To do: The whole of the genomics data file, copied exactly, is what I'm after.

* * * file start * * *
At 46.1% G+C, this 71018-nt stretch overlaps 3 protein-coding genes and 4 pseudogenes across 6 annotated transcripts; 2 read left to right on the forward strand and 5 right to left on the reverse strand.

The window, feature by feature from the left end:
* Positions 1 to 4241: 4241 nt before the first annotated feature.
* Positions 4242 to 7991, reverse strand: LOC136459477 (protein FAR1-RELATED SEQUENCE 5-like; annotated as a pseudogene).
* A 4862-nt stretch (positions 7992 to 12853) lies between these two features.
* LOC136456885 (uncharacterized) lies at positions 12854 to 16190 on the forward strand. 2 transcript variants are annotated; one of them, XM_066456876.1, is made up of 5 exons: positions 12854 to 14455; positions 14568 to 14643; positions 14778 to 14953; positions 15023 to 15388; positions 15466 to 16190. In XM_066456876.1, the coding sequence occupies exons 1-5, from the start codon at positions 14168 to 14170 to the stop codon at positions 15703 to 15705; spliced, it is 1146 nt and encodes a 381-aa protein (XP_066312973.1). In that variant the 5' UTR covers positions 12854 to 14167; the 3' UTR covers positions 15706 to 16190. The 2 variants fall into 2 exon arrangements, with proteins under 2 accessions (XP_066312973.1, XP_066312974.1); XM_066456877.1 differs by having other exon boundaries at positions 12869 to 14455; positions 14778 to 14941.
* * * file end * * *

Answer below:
At 46.1% G+C, this 71018-nt stretch overlaps 3 protein-coding genes and 4 pseudogenes across 6 annotated transcripts; 2 read left to right on the forward strand and 5 right to left on the reverse strand.

The window, feature by feature from the left end:
* Positions 1 to 4241: 4241 nt before the first annotated feature.
* Positions 4242 to 7991, reverse strand: LOC136459477 (protein FAR1-RELATED SEQUENCE 5-like; annotated as a pseudogene).
* A 4862-nt stretch (positions 7992 to 12853) lies between these two features.
* LOC136456885 (uncharacterized) lies at positions 12854 to 16190 on the forward strand. 2 transcript variants are annotated; one of them, XM_066456876.1, is made up of 5 exons: positions 12854 to 14455; positions 14568 to 14643; positions 14778 to 14953; positions 15023 to 15388; positions 15466 to 16190. In XM_066456876.1, the coding sequence occupies exons 1-5, from the start codon at positions 14168 to 14170 to the stop codon at positions 15703 to 15705; spliced, it is 1146 nt and encodes a 381-aa protein (XP_066312973.1). In that variant the 5' UTR covers positions 12854 to 14167; the 3' UTR covers positions 15706 to 16190. The 2 variants fall into 2 exon arrangements, with proteins under 2 accessions (XP_066312973.1, XP_066312974.1); XM_066456877.1 differs by having other exon boundaries at positions 12869 to 14455; positions 14778 to 14941.